The pitfalls of an interest-only mortgage

Financial hardship may be caused by various events, like being made redundant, divorcing or living with low wages. During these stressful times, one option for property owners has been to have an interest-only mortgage. As this type of mortgage is risky, many lenders either refuse to offer them or will ask for a much higher deposit than usual, possibly 50 per cent. All lenders will expect to check that you have sufficient means to pay the outstanding loan at the end of the term, before agreeing to an interest-only mortgage.

Ways to repay the mortgage at the end of the term

An interest-only mortgage is one where you borrow money to purchase a property, but only pay back the interest each month. The initial amount borrowed is not repaid until the end of the term. It is usual to have something in place to guarantee repayment of the loan, and this can be done in various ways:

• Sufficient cash held in an Individual Savings Account or other account
• A regular savings plan in place, like an endowment policy
• A pension that will be available at the end of the term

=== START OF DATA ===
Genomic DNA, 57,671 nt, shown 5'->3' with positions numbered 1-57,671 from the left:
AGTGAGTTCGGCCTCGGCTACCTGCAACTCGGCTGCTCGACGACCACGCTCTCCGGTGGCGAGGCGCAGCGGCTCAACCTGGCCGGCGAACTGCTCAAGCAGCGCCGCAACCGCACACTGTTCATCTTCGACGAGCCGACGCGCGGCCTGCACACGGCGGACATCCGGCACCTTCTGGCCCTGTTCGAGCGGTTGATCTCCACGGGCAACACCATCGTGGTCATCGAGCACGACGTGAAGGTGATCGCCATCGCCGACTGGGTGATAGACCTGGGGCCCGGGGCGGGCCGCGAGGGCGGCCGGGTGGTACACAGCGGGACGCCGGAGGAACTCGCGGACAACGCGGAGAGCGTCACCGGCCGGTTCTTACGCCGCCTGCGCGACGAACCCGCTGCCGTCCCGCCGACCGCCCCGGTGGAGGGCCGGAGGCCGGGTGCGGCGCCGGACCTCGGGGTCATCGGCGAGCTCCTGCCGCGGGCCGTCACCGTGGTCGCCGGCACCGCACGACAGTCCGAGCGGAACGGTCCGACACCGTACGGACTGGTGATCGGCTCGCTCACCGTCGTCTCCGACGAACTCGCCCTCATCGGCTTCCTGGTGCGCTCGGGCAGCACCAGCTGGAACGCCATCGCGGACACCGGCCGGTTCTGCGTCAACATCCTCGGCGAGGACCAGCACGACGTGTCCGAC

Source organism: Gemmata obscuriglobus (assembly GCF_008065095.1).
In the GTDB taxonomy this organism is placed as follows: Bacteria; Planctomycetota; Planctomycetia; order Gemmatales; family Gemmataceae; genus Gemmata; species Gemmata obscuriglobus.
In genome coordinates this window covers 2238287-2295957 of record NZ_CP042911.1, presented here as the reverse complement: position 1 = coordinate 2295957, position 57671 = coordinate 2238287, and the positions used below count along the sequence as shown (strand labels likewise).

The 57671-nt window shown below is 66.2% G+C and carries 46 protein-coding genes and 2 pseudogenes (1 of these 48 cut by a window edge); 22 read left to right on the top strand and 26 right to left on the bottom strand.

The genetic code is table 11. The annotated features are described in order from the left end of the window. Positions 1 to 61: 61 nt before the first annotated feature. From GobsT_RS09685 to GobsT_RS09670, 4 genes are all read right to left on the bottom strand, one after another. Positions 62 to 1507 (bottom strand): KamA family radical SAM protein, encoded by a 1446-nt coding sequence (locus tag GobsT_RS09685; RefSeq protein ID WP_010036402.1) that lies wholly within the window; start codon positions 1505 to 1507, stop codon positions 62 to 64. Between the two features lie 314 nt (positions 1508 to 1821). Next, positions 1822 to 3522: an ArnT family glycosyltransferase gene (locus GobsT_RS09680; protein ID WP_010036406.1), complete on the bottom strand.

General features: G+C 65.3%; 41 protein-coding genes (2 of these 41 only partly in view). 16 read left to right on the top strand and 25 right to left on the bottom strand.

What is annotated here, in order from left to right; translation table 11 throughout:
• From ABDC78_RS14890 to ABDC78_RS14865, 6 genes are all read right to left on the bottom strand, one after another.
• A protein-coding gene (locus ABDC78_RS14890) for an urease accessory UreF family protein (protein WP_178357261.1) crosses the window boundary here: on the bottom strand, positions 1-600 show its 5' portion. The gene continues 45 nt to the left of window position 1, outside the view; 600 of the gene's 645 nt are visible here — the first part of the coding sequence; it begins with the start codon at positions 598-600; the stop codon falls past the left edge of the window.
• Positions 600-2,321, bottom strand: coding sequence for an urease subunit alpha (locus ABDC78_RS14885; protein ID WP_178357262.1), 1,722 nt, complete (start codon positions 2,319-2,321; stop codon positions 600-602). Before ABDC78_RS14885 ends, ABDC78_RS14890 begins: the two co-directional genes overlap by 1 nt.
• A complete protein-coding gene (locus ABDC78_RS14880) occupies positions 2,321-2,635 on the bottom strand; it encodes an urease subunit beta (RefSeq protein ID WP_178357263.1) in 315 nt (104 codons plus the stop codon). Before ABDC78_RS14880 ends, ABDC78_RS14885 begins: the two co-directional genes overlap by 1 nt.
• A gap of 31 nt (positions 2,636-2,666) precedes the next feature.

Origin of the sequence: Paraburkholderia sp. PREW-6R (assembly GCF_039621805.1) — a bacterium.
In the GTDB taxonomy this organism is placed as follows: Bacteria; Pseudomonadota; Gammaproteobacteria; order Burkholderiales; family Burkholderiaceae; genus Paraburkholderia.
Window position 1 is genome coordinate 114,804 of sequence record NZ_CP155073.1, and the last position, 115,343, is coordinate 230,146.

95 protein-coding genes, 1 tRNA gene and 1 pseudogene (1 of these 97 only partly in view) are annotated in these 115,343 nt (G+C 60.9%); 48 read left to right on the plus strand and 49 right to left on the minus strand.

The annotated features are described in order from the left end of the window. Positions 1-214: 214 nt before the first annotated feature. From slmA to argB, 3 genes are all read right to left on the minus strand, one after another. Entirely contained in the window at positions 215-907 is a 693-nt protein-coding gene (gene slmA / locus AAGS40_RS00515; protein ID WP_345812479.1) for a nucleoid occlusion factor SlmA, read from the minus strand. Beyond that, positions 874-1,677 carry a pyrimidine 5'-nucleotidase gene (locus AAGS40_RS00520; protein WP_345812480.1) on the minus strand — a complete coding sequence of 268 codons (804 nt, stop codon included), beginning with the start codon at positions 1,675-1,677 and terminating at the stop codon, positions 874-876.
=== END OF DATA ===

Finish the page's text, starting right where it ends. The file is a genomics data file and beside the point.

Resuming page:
• Unit trusts or shares
• Another type of investment or assets that could be sold to raise the money

If a person is relying on investments to repay the loan at the end of the term, it is crucial to regularly review performance so that they can ensure they are still on track to repay the loan.

Criteria for an interest-only mortgage

As a qualified mortgage advisor, you will have learned all about the various types of mortgage product while studying for your CeMAP qualification, including the interest-only option, and the criteria used for assessing suitability. To assess suitability, a lender will need to see how a person plans to repay the outstanding amount and what they have in place. Many lenders are using stricter eligibility criteria to ensure that the amount can be repaid. Larger deposits and a healthy salary are most likely to be required, along with a credible strategy for repayment.

Endowment shortfall

Many people took out endowment policies when they applied for interest-only mortgages. The endowment is expected to be sufficient to repay the mortgage at the end of the term. If a person believes that the endowment policy will leave a shortfall, they should take expert advice from a mortgage advisor. It may be possible to convert to a repayment mortgage, although this may increase the monthly repayments. It may also be possible to invest money in a different product to make up the shortfall.

As a qualified mortgage advisor, you will be able to help the client decide the most suitable course of action.



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